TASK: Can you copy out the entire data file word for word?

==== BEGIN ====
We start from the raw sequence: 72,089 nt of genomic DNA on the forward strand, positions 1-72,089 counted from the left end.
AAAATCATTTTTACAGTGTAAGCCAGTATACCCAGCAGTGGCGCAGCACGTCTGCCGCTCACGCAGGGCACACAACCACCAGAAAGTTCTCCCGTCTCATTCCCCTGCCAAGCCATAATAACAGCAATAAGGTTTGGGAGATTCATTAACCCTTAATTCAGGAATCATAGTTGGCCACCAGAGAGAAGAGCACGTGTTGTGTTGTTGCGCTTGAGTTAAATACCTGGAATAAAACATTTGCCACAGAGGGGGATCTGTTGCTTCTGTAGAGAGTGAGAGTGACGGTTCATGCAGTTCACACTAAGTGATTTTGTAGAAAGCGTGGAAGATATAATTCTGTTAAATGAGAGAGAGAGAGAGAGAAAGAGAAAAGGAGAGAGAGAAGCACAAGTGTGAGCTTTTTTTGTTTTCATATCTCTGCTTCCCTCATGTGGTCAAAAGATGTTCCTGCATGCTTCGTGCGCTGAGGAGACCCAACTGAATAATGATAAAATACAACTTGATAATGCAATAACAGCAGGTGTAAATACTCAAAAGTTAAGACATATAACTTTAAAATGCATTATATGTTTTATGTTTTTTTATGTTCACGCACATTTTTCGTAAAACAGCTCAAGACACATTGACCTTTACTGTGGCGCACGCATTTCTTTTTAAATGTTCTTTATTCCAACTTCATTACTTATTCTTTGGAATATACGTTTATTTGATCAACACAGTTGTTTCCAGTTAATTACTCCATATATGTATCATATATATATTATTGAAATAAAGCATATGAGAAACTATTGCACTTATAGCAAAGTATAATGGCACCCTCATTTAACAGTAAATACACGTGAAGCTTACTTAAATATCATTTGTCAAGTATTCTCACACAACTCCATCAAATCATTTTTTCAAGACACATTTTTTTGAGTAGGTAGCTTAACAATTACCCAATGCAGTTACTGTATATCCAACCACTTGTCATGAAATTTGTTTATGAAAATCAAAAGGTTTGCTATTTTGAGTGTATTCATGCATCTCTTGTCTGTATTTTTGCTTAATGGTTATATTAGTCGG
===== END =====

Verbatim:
We start from the raw sequence: 72,089 nt of genomic DNA on the forward strand, positions 1-72,089 counted from the left end.
AAAATCATTTTTACAGTGTAAGCCAGTATACCCAGCAGTGGCGCAGCACGTCTGCCGCTCACGCAGGGCACACAACCACCAGAAAGTTCTCCCGTCTCATTCCCCTGCCAAGCCATAATAACAGCAATAAGGTTTGGGAGATTCATTAACCCTTAATTCAGGAATCATAGTTGGCCACCAGAGAGAAGAGCACGTGTTGTGTTGTTGCGCTTGAGTTAAATACCTGGAATAAAACATTTGCCACAGAGGGGGATCTGTTGCTTCTGTAGAGAGTGAGAGTGACGGTTCATGCAGTTCACACTAAGTGATTTTGTAGAAAGCGTGGAAGATATAATTCTGTTAAATGAGAGAGAGAGAGAGAGAAAGAGAAAAGGAGAGAGAGAAGCACAAGTGTGAGCTTTTTTTGTTTTCATATCTCTGCTTCCCTCATGTGGTCAAAAGATGTTCCTGCATGCTTCGTGCGCTGAGGAGACCCAACTGAATAATGATAAAATACAACTTGATAATGCAATAACAGCAGGTGTAAATACTCAAAAGTTAAGACATATAACTTTAAAATGCATTATATGTTTTATGTTTTTTTATGTTCACGCACATTTTTCGTAAAACAGCTCAAGACACATTGACCTTTACTGTGGCGCACGCATTTCTTTTTAAATGTTCTTTATTCCAACTTCATTACTTATTCTTTGGAATATACGTTTATTTGATCAACACAGTTGTTTCCAGTTAATTACTCCATATATGTATCATATATATATTATTGAAATAAAGCATATGAGAAACTATTGCACTTATAGCAAAGTATAATGGCACCCTCATTTAACAGTAAATACACGTGAAGCTTACTTAAATATCATTTGTCAAGTATTCTCACACAACTCCATCAAATCATTTTTTCAAGACACATTTTTTTGAGTAGGTAGCTTAACAATTACCCAATGCAGTTACTGTATATCCAACCACTTGTCATGAAATTTGTTTATGAAAATCAAAAGGTTTGCTATTTTGAGTGTATTCATGCATCTCTTGTCTGTATTTTTGCTTAATGGTTATATTAGTCGG